Jay-Z has had a rough month. Just as he was getting ready to unveil his new fragrance line at Barneys, the store was caught racially profiling and falsely arresting its African-American customers. This is obviously a sticky situation for any brand associated with the store, but it's even worse for someone who, for all intents and purposes, is his own brand. How many headlines have you read with the names of Barneys store clerks, the arresting police officer, or the CEO of Barneys? Chances are you can't name a single one, and it's because each of them has a distinct and separate brand to hide behind when the excrement hits the fan. The clerks and the CEO have Barneys, and the officers in question have the NYPD. Jay-Z has, well, Jay-Z. He seems to be responding well—cautiously evaluating the situation and donating profits from his new line to charity—but the fact that he's in this situation is something that all musicians or entertainers should note.
Big personalities have always been an important part of the entertainment industry, and they're even more essential in today's climate. At its core, the business is about branding and marketing artists, not the songs they create. The songs are certainly the key products, but the brand rests solely on the artist. Before you can sell a ticket, you need to prove that you have someone worth listening to. When even the most popular songs fail to accomplish this, they're gone in the blink of an eye. (Remember Rebecca Black? I hope not.) This reality is both a blessing and a curse, as artists are subject to unilateral praise when something goes right and unilateral blame when it doesn't. If a concert's bad, it's rare that one blames the sound engineer, and if a record's awful, we almost never blame the label.
As an artist, your livelihood depends on the faith people have in your personal brand. Mel Gibson didn't forget how to act, but fans found it impossible to separate his personal bigotry from his profession (with good reason). This is where the full scope of Jay-Z's problem comes into play: In addition to being a musician, he owns a record label, founded a clothing line, and dabbles in real estate and sports. He has taken his identity as an artist and entrusted it to people over whom he has little to no control. There are large corporations behind most of his ventures —especially those that involve manufacturing— and everything they do in their professional capacity comes back to either haunt or benefit Jay-Z. When you are the brand, the buck will unequivocally stop with you.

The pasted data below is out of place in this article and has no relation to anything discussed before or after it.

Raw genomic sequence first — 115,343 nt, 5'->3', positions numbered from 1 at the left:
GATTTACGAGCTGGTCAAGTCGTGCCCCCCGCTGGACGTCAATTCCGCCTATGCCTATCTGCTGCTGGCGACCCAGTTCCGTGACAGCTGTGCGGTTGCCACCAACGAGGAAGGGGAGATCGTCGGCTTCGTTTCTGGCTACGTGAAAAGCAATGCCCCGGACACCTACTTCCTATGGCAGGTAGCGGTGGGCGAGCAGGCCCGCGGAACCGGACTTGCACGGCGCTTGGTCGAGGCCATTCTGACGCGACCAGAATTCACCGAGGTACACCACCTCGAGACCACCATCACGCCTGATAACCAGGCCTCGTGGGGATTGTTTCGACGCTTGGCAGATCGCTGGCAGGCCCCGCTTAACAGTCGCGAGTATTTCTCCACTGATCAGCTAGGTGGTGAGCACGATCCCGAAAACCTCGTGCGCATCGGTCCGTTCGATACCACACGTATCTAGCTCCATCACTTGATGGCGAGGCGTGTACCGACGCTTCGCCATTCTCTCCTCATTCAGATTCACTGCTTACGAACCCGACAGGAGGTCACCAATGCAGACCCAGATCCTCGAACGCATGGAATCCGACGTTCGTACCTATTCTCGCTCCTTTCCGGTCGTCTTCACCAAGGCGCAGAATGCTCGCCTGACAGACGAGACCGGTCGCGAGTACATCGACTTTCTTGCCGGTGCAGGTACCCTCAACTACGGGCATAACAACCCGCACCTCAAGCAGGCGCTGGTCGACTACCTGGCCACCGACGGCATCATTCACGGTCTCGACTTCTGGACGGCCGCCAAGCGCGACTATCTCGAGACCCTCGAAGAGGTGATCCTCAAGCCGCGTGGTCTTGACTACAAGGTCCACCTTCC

The music business is one of the few businesses that still relies on unconditional trust between producer and consumer. The decision to buy an album, especially when it is so freely available at no cost, is one that occurs when the listener feels enough of a connection to become personally invested in an artist's vision and career. Listeners will forgive the occasional bad album as long as this connection remains. When an artist grants the usage of his or her name or image to disparate commercial entities, he or she risks losing complete control of that image. It's why so many musicians are weary about being used in advertisements, and those who do tread so carefully. Jay-Z, the productive powerhouse that he is, has made the decision to get involved in a variety of cross-promotional projects, most of which benefit him immensely. Unfortunately, situations like the one with Barneys are a by-product of such a widely spread personality. I hope for his sake that he continues to handle it well; his good name is the one thing he can't afford losing.
David Ecker is a Columbia College junior. Slightly Off Key runs alternate Fridays.
firstname.lastname@example.org | @davidecker1991